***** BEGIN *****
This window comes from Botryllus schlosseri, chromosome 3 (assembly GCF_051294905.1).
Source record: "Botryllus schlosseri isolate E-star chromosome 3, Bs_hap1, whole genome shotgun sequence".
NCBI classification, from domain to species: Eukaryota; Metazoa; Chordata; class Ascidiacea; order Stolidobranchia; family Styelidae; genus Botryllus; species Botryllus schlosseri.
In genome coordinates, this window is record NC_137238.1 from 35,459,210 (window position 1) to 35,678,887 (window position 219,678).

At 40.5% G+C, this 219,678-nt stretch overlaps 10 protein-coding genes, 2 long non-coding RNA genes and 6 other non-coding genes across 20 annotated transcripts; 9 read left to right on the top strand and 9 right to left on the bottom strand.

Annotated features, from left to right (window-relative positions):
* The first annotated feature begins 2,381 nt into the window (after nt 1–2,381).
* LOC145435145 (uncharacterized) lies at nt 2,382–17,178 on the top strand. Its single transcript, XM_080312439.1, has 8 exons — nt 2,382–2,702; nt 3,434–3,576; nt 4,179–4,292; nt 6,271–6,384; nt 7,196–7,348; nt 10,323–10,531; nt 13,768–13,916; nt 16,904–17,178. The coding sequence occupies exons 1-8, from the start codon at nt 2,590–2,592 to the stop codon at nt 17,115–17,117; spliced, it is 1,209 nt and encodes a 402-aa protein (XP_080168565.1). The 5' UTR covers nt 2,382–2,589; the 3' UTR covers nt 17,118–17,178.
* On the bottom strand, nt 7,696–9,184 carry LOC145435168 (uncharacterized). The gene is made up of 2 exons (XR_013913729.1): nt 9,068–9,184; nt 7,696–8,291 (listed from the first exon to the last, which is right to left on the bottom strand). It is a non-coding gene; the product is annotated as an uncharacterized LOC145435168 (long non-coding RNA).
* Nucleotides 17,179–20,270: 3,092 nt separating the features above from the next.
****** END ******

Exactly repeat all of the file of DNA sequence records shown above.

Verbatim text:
This window comes from Botryllus schlosseri, chromosome 3 (assembly GCF_051294905.1).
Source record: "Botryllus schlosseri isolate E-star chromosome 3, Bs_hap1, whole genome shotgun sequence".
NCBI classification, from domain to species: Eukaryota; Metazoa; Chordata; class Ascidiacea; order Stolidobranchia; family Styelidae; genus Botryllus; species Botryllus schlosseri.
In genome coordinates, this window is record NC_137238.1 from 35,459,210 (window position 1) to 35,678,887 (window position 219,678).

At 40.5% G+C, this 219,678-nt stretch overlaps 10 protein-coding genes, 2 long non-coding RNA genes and 6 other non-coding genes across 20 annotated transcripts; 9 read left to right on the top strand and 9 right to left on the bottom strand.

Annotated features, from left to right (window-relative positions):
* The first annotated feature begins 2,381 nt into the window (after nt 1–2,381).
* LOC145435145 (uncharacterized) lies at nt 2,382–17,178 on the top strand. Its single transcript, XM_080312439.1, has 8 exons — nt 2,382–2,702; nt 3,434–3,576; nt 4,179–4,292; nt 6,271–6,384; nt 7,196–7,348; nt 10,323–10,531; nt 13,768–13,916; nt 16,904–17,178. The coding sequence occupies exons 1-8, from the start codon at nt 2,590–2,592 to the stop codon at nt 17,115–17,117; spliced, it is 1,209 nt and encodes a 402-aa protein (XP_080168565.1). The 5' UTR covers nt 2,382–2,589; the 3' UTR covers nt 17,118–17,178.
* On the bottom strand, nt 7,696–9,184 carry LOC145435168 (uncharacterized). The gene is made up of 2 exons (XR_013913729.1): nt 9,068–9,184; nt 7,696–8,291 (listed from the first exon to the last, which is right to left on the bottom strand). It is a non-coding gene; the product is annotated as an uncharacterized LOC145435168 (long non-coding RNA).
* Nucleotides 17,179–20,270: 3,092 nt separating the features above from the next.